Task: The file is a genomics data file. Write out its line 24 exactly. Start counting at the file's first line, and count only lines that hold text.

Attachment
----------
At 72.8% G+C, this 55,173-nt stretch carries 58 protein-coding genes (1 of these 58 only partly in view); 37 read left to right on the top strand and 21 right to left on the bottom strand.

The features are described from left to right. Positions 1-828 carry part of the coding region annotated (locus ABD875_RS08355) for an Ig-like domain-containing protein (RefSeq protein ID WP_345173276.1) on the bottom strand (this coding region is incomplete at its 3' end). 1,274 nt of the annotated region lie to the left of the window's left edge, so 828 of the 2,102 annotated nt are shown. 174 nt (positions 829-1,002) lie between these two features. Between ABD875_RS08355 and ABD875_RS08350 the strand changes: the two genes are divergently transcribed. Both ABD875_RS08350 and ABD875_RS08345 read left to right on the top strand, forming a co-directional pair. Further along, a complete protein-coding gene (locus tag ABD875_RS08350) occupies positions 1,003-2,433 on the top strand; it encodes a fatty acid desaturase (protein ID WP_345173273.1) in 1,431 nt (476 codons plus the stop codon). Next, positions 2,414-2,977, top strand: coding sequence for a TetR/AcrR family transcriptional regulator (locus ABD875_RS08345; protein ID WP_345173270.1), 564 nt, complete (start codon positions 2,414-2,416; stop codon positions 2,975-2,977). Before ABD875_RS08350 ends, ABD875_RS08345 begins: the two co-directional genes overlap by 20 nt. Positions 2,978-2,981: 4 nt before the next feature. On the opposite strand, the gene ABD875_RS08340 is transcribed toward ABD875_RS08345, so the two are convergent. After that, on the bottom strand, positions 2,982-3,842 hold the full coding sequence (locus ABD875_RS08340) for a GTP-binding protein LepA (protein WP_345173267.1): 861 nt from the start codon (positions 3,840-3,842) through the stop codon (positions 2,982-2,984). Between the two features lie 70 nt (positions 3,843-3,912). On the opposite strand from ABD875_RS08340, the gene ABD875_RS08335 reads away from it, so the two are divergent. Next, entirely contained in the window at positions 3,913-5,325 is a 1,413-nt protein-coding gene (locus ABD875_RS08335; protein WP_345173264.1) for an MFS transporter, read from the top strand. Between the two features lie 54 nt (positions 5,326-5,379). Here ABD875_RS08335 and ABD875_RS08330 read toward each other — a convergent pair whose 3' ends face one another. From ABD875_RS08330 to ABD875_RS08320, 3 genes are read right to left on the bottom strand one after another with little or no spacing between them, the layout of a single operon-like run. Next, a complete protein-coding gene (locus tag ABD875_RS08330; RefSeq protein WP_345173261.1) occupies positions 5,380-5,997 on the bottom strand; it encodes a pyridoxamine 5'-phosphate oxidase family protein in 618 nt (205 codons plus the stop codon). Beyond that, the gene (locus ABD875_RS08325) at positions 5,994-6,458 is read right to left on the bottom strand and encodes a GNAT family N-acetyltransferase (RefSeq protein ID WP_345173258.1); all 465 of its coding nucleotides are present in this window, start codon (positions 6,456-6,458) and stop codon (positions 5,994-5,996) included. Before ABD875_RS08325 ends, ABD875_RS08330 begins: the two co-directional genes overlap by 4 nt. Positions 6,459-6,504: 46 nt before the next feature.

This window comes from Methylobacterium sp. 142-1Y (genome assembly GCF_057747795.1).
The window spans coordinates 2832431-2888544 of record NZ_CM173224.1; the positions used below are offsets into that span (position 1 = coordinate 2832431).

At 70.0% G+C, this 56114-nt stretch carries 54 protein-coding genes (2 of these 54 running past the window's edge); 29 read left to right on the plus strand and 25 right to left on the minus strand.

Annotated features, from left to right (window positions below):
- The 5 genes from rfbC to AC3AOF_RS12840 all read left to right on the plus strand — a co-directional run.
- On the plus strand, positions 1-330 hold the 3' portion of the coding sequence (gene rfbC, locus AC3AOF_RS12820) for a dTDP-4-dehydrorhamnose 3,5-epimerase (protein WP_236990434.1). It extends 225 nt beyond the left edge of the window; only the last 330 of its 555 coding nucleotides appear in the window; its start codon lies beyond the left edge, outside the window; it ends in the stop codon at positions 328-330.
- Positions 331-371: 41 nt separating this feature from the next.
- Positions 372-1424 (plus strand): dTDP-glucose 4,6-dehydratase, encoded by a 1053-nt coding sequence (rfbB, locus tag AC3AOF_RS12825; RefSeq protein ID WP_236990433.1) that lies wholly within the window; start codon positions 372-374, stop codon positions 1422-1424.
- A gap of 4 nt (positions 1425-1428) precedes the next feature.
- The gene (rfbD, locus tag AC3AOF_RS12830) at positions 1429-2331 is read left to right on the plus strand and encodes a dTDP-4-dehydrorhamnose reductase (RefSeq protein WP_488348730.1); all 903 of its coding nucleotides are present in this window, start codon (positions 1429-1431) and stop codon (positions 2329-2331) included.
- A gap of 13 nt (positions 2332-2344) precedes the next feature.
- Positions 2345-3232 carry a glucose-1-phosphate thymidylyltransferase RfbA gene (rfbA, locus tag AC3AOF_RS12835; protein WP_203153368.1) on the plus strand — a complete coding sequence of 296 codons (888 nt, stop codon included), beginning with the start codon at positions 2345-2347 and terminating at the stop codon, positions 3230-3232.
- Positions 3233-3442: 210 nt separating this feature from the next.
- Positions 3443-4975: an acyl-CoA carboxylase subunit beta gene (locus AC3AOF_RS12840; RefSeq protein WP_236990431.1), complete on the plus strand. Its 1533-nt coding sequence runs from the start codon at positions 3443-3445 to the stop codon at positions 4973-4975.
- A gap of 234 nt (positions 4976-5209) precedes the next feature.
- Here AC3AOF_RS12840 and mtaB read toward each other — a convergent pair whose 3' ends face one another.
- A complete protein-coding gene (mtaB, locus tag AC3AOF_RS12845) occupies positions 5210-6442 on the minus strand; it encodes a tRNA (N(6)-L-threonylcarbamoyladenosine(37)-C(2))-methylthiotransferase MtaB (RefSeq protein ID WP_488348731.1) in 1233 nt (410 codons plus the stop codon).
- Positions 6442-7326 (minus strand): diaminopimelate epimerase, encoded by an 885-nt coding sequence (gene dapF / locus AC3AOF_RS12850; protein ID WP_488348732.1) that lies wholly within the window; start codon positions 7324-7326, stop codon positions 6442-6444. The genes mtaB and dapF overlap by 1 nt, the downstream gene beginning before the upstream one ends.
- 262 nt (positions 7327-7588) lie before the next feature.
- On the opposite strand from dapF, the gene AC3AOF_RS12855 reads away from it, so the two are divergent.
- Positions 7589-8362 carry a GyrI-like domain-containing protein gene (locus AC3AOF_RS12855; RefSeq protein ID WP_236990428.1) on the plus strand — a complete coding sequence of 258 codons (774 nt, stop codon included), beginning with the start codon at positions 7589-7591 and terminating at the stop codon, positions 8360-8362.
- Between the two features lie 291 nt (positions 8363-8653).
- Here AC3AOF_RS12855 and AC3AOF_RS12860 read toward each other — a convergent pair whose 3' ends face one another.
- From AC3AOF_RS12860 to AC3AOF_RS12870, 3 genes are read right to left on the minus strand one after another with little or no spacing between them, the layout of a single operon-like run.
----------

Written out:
- Between the two features lie 291 nt (positions 8363-8653).